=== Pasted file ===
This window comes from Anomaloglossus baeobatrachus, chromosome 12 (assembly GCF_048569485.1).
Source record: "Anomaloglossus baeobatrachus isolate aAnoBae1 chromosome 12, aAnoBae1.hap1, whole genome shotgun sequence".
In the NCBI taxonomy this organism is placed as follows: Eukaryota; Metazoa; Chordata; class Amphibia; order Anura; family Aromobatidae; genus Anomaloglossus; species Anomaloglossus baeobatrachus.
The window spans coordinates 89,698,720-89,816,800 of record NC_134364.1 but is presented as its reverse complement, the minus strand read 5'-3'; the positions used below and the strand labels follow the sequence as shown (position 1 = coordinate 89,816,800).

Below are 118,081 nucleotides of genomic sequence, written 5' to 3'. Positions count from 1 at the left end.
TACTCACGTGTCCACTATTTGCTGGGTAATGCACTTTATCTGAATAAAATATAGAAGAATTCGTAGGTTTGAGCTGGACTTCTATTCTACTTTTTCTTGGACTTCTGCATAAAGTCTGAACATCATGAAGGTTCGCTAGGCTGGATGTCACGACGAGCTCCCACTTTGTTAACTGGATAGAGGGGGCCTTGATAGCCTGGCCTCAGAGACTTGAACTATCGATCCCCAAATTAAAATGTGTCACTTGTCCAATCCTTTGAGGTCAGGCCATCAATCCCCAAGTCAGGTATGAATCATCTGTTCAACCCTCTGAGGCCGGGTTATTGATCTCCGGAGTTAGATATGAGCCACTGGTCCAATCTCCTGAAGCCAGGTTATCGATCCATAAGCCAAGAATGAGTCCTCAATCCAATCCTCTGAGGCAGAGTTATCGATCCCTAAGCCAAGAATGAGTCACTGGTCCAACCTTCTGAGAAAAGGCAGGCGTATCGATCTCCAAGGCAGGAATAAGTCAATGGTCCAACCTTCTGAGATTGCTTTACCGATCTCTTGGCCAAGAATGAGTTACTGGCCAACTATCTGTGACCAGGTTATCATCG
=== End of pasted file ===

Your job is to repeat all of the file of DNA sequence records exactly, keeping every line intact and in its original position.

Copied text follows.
This window comes from Anomaloglossus baeobatrachus, chromosome 12 (assembly GCF_048569485.1).
Source record: "Anomaloglossus baeobatrachus isolate aAnoBae1 chromosome 12, aAnoBae1.hap1, whole genome shotgun sequence".
In the NCBI taxonomy this organism is placed as follows: Eukaryota; Metazoa; Chordata; class Amphibia; order Anura; family Aromobatidae; genus Anomaloglossus; species Anomaloglossus baeobatrachus.
The window spans coordinates 89,698,720-89,816,800 of record NC_134364.1 but is presented as its reverse complement, the minus strand read 5'-3'; the positions used below and the strand labels follow the sequence as shown (position 1 = coordinate 89,816,800).

Below are 118,081 nucleotides of genomic sequence, written 5' to 3'. Positions count from 1 at the left end.
TACTCACGTGTCCACTATTTGCTGGGTAATGCACTTTATCTGAATAAAATATAGAAGAATTCGTAGGTTTGAGCTGGACTTCTATTCTACTTTTTCTTGGACTTCTGCATAAAGTCTGAACATCATGAAGGTTCGCTAGGCTGGATGTCACGACGAGCTCCCACTTTGTTAACTGGATAGAGGGGGCCTTGATAGCCTGGCCTCAGAGACTTGAACTATCGATCCCCAAATTAAAATGTGTCACTTGTCCAATCCTTTGAGGTCAGGCCATCAATCCCCAAGTCAGGTATGAATCATCTGTTCAACCCTCTGAGGCCGGGTTATTGATCTCCGGAGTTAGATATGAGCCACTGGTCCAATCTCCTGAAGCCAGGTTATCGATCCATAAGCCAAGAATGAGTCCTCAATCCAATCCTCTGAGGCAGAGTTATCGATCCCTAAGCCAAGAATGAGTCACTGGTCCAACCTTCTGAGAAAAGGCAGGCGTATCGATCTCCAAGGCAGGAATAAGTCAATGGTCCAACCTTCTGAGATTGCTTTACCGATCTCTTGGCCAAGAATGAGTTACTGGCCAACTATCTGTGACCAGGTTATCATCG